From baleful devils of folklore origin, to creations made purely for the movie thrills, this list celebrates best monsters in horror movies of the 2010s. And yes, Pennywise is included.
You’re here, because you love monster movies. Right?
You realize, just like many filmmakers, that a really cool monster can elevate even a mediocre horror movie. The success of any given monster movie is often almost solely dependent on the monster itself.
In the earlier days of horror, say 40s, 50s and 60s, monsters were usually animals or humanoid creatures. Varying techniques helped to grow even regular animals to the size of menacing, havoc-spraying predators. In Tarantula (1955), director Jack Arnold used a living animal, and by merging two layers of image, he built a collage where the spider walked above buildings.
One heck of a trick, which made history.
With the technical development of cinema, more bizarre things arrived. The gorgeous 70s and 80s brought in a wave of Lovecraftian abominations, as well as a handful of iconic wraths, ghosts, and other monsters that audiences loved.
Skip a few decades and that’s how we arrive at the horror movies of the 2010s and the coolest monsters appearing in them.
Notes: This isn’t an orderly list. And there are spoilers below.
The Monstrous Aliens in A Quiet Place (2018)
A Quiet Place (2018) was praised as one of the most entertaining horror movies of 2018. Righteously so, because the directorial debut of actor John Krasinski smartly plays with tropes and schematic choices that scary movies usually suffer from.
The film finds a family of three which lives in the world dominated by aliens. These blood-craving creatures armed themselves with extra-sensitive auditory sense. As a consequence, the leftovers of our humanity are forced to live in constant, ubiquitous silence. Every sound can therefore be their last.
The aliens designed in A Quiet Place (2018) were largely influenced by xenomorphs. Fast-paced, ridiculously strong and agile, they are natural predators. The nuance in design comes from the head of each of the monster. It is formed by a dozen of sensory tentacles, which all construct the alien’s skull. This design makes one hell of an impact when Krasinski allows us to see it in plain sight.
The Forest God Moder In The Ritual (2017)
The Ritual (2017) remains one of my favorite horror movies of the last decade. And I wasn’t the only one to love it. The story has a relatable protagonist to follow, and the plot development gains more as it further explores the dark, ominous forests of Sweden. But the true peak of The Ritual (2017) is its menacing, malformed twig monster, which appears later on in the film.
The monster from The Ritual (2017) is called Moder, and is based on Swedish mythology and folk tales. Moder is the guardian of the forest, known to be a bastard son of God Loki. Banished by his father, Moder protects its worshippers, providing them with eternal life in exchange for various sacrifices – including humans.
In The Ritual (2017), the creature’s appearance combines a body of an elk, but with an enormously overgrown skeletal twigs and its head hidden inside the torso. A pair of arms grow from the inside of the torso too, giving the whole creature an absolutely eerie look.
According to the book that was used as the base for David Bruckner’s script in The Ritual (2017), Moder marks those wandering in the forest who are tormented by pain, and gives them a choice to become his followers or die at his hands. That is what makes any monster in a horror movie worthwhile. Instead of carnage for the sake of carnage, Moder introduces a metaphor for the main character, as it represents the grief and guilt that imprison him.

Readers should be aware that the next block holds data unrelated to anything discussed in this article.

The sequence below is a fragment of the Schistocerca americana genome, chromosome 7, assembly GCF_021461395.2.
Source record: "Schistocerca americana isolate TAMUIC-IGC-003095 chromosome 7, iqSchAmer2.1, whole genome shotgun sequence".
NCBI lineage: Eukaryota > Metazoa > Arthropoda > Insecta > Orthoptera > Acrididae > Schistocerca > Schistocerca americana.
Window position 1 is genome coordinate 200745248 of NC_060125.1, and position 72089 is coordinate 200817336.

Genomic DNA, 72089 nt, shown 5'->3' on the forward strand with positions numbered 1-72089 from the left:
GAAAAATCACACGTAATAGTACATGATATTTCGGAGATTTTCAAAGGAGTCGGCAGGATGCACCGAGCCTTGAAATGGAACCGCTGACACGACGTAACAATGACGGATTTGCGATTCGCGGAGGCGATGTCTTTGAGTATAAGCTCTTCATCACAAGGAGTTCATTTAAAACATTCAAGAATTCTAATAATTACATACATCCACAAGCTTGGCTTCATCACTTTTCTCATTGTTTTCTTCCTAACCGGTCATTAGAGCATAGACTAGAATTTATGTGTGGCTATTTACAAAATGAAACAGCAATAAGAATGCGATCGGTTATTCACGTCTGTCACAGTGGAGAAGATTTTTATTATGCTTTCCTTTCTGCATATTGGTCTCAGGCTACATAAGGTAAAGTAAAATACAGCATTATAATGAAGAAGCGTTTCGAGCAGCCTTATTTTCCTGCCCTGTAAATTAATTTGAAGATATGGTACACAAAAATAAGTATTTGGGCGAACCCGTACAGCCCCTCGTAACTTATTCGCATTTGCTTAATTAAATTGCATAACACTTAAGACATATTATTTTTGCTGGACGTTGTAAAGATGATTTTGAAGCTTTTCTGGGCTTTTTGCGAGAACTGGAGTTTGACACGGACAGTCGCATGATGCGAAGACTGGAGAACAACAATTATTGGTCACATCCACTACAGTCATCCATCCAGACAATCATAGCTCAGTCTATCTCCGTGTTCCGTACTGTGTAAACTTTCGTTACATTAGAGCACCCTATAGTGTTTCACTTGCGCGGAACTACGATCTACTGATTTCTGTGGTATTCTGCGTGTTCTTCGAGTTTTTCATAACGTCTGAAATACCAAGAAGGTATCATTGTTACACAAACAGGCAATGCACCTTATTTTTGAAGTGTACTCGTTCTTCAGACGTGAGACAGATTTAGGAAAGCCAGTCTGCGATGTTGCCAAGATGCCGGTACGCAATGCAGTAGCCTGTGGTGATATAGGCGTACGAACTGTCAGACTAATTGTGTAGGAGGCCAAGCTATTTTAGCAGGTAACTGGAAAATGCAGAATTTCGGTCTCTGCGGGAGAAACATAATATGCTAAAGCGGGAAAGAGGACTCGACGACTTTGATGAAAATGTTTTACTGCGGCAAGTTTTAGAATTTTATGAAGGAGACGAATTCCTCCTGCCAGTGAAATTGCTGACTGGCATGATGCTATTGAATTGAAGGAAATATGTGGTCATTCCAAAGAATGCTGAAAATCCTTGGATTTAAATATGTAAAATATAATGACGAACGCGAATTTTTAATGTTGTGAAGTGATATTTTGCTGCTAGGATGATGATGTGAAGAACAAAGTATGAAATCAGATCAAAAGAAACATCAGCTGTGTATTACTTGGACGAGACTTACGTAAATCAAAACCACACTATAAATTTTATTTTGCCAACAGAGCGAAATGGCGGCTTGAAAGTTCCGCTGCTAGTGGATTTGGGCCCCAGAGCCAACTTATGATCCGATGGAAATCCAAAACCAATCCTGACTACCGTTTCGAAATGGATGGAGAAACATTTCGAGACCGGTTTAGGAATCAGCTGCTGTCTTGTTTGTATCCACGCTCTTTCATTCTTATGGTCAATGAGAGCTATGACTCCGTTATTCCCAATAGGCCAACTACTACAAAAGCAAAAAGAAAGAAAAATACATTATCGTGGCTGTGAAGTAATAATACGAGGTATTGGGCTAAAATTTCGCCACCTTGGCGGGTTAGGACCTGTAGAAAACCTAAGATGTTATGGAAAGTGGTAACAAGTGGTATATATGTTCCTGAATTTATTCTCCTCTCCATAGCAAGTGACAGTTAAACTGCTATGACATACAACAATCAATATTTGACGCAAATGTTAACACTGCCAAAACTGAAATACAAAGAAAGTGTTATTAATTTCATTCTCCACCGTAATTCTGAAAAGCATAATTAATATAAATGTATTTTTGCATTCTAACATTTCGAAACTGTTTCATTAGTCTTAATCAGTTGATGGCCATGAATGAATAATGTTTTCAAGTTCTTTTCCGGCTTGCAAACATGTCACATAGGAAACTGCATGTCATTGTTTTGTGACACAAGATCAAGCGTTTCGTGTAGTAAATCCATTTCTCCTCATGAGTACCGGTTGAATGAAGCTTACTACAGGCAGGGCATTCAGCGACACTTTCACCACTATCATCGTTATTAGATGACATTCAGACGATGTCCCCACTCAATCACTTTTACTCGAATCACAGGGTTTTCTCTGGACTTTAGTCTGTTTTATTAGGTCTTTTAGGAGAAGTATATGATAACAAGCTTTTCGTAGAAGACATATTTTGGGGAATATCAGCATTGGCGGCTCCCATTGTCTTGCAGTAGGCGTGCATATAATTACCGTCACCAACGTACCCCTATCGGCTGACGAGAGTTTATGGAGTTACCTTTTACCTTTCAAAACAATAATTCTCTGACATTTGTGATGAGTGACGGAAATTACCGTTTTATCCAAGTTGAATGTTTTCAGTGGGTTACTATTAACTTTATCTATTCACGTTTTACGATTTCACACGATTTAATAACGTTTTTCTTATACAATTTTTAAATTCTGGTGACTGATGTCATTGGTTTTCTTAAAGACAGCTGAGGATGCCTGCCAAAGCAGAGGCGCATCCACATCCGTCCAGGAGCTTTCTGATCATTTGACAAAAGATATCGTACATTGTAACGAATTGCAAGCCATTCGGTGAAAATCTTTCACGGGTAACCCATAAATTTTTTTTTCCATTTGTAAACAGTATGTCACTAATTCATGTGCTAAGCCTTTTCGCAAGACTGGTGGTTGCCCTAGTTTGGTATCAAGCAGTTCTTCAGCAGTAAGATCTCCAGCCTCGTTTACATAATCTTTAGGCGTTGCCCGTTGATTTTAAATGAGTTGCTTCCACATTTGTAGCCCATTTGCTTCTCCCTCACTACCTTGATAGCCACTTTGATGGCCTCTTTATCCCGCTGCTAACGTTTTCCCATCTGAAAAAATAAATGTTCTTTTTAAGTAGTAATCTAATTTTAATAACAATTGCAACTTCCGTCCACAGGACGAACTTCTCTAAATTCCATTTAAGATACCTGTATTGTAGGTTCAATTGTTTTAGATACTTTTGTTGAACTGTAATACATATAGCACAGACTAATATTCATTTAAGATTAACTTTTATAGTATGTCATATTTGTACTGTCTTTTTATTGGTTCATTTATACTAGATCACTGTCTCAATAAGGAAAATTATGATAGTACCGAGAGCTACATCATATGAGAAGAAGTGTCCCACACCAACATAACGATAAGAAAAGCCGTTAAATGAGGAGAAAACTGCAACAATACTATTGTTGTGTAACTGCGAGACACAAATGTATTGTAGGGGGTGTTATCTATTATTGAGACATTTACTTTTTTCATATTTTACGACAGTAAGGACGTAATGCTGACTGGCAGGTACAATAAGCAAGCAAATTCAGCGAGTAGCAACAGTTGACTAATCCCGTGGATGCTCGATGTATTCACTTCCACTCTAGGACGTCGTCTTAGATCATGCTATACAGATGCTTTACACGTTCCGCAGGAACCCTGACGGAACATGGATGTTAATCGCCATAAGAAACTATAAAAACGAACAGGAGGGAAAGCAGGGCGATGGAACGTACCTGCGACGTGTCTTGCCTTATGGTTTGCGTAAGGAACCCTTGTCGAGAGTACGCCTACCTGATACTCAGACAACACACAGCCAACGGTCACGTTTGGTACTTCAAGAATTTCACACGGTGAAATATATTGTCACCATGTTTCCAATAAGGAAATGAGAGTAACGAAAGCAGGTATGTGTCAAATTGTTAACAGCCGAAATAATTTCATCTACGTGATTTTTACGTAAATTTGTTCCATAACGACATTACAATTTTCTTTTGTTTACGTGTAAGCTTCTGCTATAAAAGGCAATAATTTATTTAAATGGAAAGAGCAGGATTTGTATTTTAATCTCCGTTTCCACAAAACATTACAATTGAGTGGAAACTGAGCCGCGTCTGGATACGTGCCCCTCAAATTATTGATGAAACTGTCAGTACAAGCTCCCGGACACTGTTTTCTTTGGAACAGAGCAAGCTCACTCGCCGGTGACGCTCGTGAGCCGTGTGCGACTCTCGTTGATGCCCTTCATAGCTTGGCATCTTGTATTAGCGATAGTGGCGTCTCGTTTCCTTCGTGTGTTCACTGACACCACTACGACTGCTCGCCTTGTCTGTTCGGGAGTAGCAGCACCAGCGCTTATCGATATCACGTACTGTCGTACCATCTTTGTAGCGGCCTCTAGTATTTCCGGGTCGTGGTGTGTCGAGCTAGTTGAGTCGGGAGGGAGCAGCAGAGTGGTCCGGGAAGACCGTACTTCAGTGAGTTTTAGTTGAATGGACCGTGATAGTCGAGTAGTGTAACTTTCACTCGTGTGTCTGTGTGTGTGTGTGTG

Moder’s appearance in the film is hard to miss, and the creature is a mind-blowing mix of puppetry and VFX. While the director never fully reveals Moder’s horrifying look, as the creature remains in a cloud of darkness, the particular details – like twigs-like hands and burning yellow eyes – are sights that stay with you.
All in all, the monster from The Ritual (2017) is a goddamn masterpiece of horror monster design.
Read more about The Ritual (2017) here.
The Terrifying Mutated Bear From Annihilation (2018)
After his brilliant directorial debut Ex Machina (2014), Alex Garland’s Annihilation (2018) was one of the major disappointments of 2018. It was a sloppily written sci-fi horror, but with an array of undeniably startling images to remember.
The strange appearance of a shimmering mist that pierced through the DNA of every living thing, is where Annihilation (2018) kicks off. Consequences for the team of scientists led by Natalie Portman were horrid. The squad faced various monsters – such as an albino gator and, plants taking over human DNA, nevertheless the most terrifying haunt of them all is a mutated bear.
This particularly grim and bone-chilling creature was a result of mixing animal and human DNA. The bear’s skull has been horrifyingly misshaped, with partly-human dental line forged into its animal muzzle. One of the eyes of the creature is also human too.
If that eerie appearance wasn’t enough, the mutated bear from Annihilation (2018) emitted a sound straight from your worst nightmares. Under the layer of animal growling, there’s a fainting human scream – the soul of a woman killed earlier by the creature. This tragic transformation heeds the warning about the horrific power of the shimmer.
The mutated bear from Annihilation (2018) is true nightmare fuel, and it’s a pity that Alex Garland didn’t use it more extensively or in a better film simply.